The Common Agricultural Policy (CAP), representing the second largest share of the EU budget, is an evolving policy area. In the two last decades, support to farmers evolved from price support towards direct payment decoupled from production. Further reforms responding to internal and external challenges will be necessary, in particular in the context of the assessment of the multiannual financial framework 2014-2020, against the backdrop of an uncertain macro-economic environment. Continued impact analysis of different policy options is necessary to feed the political debate.
The JRC develops economic modelling tools to answer such requirement for ex-ante impact assessment of new CAP policy options, at aggregate level (impact of policy options on EU markets and income) and at farm level, both concerning the direct impact of policies on farms (income and subsidies distribution, production costs, agricultural structures) and on farmers' behaviours (e.g. investment strategies).
Agricultural Policy Analysis
The Common Agricultural Policy needs to be adapted to the evolution of its wider context. Different policy options imply different impacts on production and markets, which need to be assessed in due time.
The Common Agricultural Policy has been thoroughly reformed in the two last decades and, became, from its initial price support focus, a modernised policy based on direct payments per hectare to farmers, decoupled from production, more market-oriented than in the past. Reforms are due to continue to address current and future budgetary, economic, environmental and territorial challenges. Direct payments to farmers should better reflect the public service that farmers provide (e.g. efforts to protect the environment), help support farming even in the most disadvantaged areas and be more fairly distributed throughout the EU and between active farmers.
The JRC developed economic modelling tools, both global CGE models assessing the economy-wide impacts and global partial equilibrium models simulating only the impacts incurred by the agricultural sector, into an integrated modelling platform. This wide range of different models is used to simulate the impacts of different policy options, for example concerning the phasing out of quotas dairy, sugar), the introduction of greening provisions in the Single Payment Scheme, and options for the redistribution of payments.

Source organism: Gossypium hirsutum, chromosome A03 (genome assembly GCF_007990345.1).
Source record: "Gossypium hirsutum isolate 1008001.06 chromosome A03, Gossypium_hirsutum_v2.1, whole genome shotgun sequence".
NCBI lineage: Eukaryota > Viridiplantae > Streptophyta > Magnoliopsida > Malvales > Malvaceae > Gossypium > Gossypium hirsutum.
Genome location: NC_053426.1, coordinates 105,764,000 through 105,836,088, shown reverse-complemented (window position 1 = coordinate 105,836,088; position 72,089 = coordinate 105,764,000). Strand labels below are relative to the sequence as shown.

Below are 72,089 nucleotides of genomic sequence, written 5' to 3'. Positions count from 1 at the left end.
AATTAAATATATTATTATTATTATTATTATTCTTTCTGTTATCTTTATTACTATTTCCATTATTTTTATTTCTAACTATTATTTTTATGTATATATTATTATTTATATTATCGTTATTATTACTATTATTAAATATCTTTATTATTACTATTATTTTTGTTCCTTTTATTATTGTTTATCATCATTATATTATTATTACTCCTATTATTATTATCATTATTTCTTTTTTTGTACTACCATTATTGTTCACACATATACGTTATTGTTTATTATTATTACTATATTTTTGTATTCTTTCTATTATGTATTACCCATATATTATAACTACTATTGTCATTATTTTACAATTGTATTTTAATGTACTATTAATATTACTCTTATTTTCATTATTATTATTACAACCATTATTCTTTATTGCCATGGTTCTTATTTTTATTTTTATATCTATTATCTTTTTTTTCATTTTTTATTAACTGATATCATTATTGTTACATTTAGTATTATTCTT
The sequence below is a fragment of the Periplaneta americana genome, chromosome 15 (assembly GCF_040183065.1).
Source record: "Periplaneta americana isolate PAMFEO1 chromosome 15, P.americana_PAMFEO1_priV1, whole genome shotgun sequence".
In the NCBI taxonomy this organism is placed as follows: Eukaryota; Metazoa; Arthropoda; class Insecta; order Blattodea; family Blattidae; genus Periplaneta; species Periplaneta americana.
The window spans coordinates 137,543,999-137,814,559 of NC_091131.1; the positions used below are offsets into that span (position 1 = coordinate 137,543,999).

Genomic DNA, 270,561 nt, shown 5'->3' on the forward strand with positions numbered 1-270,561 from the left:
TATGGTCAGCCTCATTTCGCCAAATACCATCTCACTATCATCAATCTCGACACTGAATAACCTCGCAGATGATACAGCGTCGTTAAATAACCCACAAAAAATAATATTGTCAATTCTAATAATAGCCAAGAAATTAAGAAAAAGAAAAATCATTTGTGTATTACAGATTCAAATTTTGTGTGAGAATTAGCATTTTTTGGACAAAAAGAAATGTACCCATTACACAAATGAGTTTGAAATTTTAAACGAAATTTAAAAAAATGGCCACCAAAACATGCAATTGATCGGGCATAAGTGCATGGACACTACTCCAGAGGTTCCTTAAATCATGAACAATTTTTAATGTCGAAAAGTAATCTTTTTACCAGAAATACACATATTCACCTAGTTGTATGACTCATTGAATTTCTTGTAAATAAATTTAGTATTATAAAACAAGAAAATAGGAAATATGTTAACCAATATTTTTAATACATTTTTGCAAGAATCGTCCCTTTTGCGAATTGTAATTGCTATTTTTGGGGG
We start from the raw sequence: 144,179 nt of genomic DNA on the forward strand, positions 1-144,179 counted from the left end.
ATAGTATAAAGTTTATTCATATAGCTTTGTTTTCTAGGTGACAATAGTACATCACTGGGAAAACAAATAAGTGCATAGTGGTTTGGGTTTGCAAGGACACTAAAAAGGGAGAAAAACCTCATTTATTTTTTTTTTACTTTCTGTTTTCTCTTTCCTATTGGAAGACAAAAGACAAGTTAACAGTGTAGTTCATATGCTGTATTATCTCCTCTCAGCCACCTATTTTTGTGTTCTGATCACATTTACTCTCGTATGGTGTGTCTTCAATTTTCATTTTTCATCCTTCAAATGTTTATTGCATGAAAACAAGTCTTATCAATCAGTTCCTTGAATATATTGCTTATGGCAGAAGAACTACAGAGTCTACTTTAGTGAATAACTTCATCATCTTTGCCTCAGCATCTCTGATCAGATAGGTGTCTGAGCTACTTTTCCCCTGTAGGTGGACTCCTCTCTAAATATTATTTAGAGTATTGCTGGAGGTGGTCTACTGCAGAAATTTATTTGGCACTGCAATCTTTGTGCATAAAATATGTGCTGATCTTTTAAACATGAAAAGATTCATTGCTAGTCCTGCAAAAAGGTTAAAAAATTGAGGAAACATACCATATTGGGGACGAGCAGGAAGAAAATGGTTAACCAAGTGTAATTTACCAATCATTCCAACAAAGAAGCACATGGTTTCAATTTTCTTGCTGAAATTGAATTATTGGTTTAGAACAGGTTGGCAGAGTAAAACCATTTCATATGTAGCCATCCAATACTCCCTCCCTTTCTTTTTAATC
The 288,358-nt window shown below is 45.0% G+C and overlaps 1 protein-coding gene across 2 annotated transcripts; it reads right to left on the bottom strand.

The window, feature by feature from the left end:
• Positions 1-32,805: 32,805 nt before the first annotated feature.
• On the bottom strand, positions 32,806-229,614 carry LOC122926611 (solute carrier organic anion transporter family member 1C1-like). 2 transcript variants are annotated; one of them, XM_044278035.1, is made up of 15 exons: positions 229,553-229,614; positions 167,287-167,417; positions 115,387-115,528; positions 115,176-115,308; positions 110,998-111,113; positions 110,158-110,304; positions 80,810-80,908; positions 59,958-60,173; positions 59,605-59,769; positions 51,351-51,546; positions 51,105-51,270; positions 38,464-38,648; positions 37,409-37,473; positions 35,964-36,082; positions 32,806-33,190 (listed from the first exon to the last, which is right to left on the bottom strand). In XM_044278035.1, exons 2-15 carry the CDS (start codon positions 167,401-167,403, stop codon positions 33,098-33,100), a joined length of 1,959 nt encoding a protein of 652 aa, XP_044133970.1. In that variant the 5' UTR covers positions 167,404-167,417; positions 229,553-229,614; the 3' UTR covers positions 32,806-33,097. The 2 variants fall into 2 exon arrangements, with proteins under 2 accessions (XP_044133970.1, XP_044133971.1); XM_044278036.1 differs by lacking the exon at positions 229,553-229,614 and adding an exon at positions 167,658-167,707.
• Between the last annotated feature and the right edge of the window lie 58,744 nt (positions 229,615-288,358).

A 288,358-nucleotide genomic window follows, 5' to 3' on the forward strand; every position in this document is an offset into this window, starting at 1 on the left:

EU Farm Economic Analysis
Farmers in the EU are directly affected by the Common Agricultural Policy (CAP). Given the large variety of farmer types in the EU, assessing CAP impact is complex and depends on the different structures in the different regions of the EU.
Within the EU, the diversity of farm types is important, in terms of size from very large to typical family farms or semi-subsistence and subsistence micro-farms, of on-farm diversification or specialisation or off-farm sources of income. In addition, throughout Europe, there is a rapid structural decreasing trend of number of farms and active farmers. In this context, policy instruments, in particular the Common Agricultural Policy (CAP) might result in very different impacts at farm level depending on the type of farms affected.
The JRC studies several aspects of the impact of policies on farms:
(i) the distribution of subsidies and income between farmers and other stakeholders (such as landowners),
(ii) the impact on farm structural change in the sense of the change in production systems and farm entry/exit into one sector/farm typology, and its drivers (e.g., demographics, off-farm employment, economic environment), on the base of extensive data (Eurostat's farm structure survey and DG agriculture and Rural development accountancy database FADN),
(iii) the impacts of various policy options on farm production costs.
Impact on farm household behaviour
The Common Agricultural Policy might have an impact on the behaviour of farmers, beyond the direct impact and short term impact on markets, in particular through the investment propensity, particularly important with respect to more efficient and greener technologies and production processes.
Farm investment is an important policy issue because the current farm production is a function of several inputs, including the current level of capital, which depends on past investment decisions. Annual investment decisions affect both current and future production. Thus, any policy that increases investment will influence farm output for some years into the future. The future results of the Common Agricultural Policy (CAP) reform process will be largely determined by changes in farmers' investment behaviour, likely to be influenced through both farm income support (increasing the self-financing possibility and access to credit) and rural development programmes allowing the reduction of investment costs. Through surveys to farmers, the JRC has been examining during the last decade the impact of policy and non-policy variables on realized and future farm investments.